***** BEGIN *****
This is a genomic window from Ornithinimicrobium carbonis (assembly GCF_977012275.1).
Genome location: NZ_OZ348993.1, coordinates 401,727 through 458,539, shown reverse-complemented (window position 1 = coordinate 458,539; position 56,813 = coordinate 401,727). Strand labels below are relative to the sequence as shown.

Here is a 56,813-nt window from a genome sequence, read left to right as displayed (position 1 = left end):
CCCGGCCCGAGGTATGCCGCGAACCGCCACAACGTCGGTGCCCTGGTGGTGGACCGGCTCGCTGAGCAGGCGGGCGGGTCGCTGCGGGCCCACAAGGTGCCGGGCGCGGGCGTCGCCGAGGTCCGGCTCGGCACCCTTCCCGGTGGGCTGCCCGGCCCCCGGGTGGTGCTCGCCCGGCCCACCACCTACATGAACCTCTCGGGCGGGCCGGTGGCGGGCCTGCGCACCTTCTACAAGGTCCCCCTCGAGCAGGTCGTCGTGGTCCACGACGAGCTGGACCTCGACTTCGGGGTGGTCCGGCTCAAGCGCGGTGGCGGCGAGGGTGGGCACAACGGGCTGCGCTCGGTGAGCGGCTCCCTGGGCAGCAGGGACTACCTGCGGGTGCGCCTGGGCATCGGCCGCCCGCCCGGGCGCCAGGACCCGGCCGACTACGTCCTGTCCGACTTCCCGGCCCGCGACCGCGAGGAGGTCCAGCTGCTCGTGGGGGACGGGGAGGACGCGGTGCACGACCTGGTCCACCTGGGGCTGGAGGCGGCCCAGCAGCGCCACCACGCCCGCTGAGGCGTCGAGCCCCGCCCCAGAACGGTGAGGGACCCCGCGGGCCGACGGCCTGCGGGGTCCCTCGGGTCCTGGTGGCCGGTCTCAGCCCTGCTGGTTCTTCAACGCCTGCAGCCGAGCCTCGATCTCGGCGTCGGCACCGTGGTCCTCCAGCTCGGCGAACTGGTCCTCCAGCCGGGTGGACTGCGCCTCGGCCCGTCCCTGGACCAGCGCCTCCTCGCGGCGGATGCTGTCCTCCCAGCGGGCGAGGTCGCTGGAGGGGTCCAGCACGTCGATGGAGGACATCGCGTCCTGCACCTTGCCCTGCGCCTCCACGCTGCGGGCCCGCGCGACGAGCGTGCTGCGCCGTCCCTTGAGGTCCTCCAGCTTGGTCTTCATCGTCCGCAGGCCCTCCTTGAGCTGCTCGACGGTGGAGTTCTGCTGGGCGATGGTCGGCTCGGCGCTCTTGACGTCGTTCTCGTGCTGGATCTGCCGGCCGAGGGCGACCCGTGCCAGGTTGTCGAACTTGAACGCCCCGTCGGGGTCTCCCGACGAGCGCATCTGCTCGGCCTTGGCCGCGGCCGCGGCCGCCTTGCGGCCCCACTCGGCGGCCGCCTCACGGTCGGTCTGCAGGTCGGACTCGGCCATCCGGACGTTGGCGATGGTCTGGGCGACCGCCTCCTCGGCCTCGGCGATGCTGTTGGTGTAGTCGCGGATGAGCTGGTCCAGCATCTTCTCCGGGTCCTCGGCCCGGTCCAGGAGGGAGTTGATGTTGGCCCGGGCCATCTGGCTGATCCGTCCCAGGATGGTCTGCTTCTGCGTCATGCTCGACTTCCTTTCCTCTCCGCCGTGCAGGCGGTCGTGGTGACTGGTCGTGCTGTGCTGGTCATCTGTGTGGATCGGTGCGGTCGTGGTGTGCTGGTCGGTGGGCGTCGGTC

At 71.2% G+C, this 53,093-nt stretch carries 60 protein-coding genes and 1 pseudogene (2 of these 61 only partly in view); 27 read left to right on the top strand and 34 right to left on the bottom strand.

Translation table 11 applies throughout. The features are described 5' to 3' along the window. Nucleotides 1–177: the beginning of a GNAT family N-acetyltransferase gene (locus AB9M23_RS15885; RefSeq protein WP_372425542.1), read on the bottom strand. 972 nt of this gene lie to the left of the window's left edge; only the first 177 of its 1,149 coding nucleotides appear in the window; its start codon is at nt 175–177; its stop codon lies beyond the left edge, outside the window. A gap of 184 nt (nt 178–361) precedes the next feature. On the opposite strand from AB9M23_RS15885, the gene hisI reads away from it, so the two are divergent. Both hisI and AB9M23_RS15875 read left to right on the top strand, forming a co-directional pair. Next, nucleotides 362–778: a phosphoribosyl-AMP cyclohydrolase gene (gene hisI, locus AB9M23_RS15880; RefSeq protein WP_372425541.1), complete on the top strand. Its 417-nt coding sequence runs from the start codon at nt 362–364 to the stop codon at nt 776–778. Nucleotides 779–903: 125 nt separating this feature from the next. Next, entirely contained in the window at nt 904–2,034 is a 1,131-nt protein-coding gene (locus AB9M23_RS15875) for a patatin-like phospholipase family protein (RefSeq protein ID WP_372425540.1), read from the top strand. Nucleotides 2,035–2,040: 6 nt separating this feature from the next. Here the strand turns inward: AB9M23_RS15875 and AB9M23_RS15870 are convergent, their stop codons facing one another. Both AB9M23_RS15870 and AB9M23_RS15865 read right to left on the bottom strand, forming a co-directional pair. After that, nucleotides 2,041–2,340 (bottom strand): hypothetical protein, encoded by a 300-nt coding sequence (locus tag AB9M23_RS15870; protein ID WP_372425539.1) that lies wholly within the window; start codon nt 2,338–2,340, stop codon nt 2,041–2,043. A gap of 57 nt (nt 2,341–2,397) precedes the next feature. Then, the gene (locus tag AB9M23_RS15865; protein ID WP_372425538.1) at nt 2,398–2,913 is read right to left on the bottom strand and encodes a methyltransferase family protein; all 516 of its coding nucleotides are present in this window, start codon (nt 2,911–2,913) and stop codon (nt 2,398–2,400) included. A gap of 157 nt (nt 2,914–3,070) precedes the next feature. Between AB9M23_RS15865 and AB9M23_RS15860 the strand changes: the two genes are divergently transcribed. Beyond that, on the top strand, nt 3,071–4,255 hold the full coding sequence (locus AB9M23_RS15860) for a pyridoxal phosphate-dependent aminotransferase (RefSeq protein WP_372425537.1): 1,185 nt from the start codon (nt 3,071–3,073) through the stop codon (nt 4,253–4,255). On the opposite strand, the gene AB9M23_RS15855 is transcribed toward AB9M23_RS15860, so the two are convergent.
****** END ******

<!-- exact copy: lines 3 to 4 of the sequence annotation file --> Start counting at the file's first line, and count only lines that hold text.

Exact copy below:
Here is a 56,813-nt window from a genome sequence, read left to right as displayed (position 1 = left end):
CCCGGCCCGAGGTATGCCGCGAACCGCCACAACGTCGGTGCCCTGGTGGTGGACCGGCTCGCTGAGCAGGCGGGCGGGTCGCTGCGGGCCCACAAGGTGCCGGGCGCGGGCGTCGCCGAGGTCCGGCTCGGCACCCTTCCCGGTGGGCTGCCCGGCCCCCGGGTGGTGCTCGCCCGGCCCACCACCTACATGAACCTCTCGGGCGGGCCGGTGGCGGGCCTGCGCACCTTCTACAAGGTCCCCCTCGAGCAGGTCGTCGTGGTCCACGACGAGCTGGACCTCGACTTCGGGGTGGTCCGGCTCAAGCGCGGTGGCGGCGAGGGTGGGCACAACGGGCTGCGCTCGGTGAGCGGCTCCCTGGGCAGCAGGGACTACCTGCGGGTGCGCCTGGGCATCGGCCGCCCGCCCGGGCGCCAGGACCCGGCCGACTACGTCCTGTCCGACTTCCCGGCCCGCGACCGCGAGGAGGTCCAGCTGCTCGTGGGGGACGGGGAGGACGCGGTGCACGACCTGGTCCACCTGGGGCTGGAGGCGGCCCAGCAGCGCCACCACGCCCGCTGAGGCGTCGAGCCCCGCCCCAGAACGGTGAGGGACCCCGCGGGCCGACGGCCTGCGGGGTCCCTCGGGTCCTGGTGGCCGGTCTCAGCCCTGCTGGTTCTTCAACGCCTGCAGCCGAGCCTCGATCTCGGCGTCGGCACCGTGGTCCTCCAGCTCGGCGAACTGGTCCTCCAGCCGGGTGGACTGCGCCTCGGCCCGTCCCTGGACCAGCGCCTCCTCGCGGCGGATGCTGTCCTCCCAGCGGGCGAGGTCGCTGGAGGGGTCCAGCACGTCGATGGAGGACATCGCGTCCTGCACCTTGCCCTGCGCCTCCACGCTGCGGGCCCGCGCGACGAGCGTGCTGCGCCGTCCCTTGAGGTCCTCCAGCTTGGTCTTCATCGTCCGCAGGCCCTCCTTGAGCTGCTCGACGGTGGAGTTCTGCTGGGCGATGGTCGGCTCGGCGCTCTTGACGTCGTTCTCGTGCTGGATCTGCCGGCCGAGGGCGACCCGTGCCAGGTTGTCGAACTTGAACGCCCCGTCGGGGTCTCCCGACGAGCGCATCTGCTCGGCCTTGGCCGCGGCCGCGGCCGCCTTGCGGCCCCACTCGGCGGCCGCCTCACGGTCGGTCTGCAGGTCGGACTCGGCCATCCGGACGTTGGCGATGGTCTGGGCGACCGCCTCCTCGGCCTCGGCGATGCTGTTGGTGTAGTCGCGGATGAGCTGGTCCAGCATCTTCTCCGGGTCCTCGGCCCGGTCCAGGAGGGAGTTGATGTTGGCCCGGGCCATCTGGCTGATCCGTCCCAGGATGGTCTGCTTCTGCGTCATGCTCGACTTCCTTTCCTCTCCGCCGTGCAGGCGGTCGTGGTGACTGGTCGTGCTGTGCTGGTCATCTGTGTGGATCGGTGCGGTCGTGGTGTGCTGGTCGGTGGGCGTCGGTC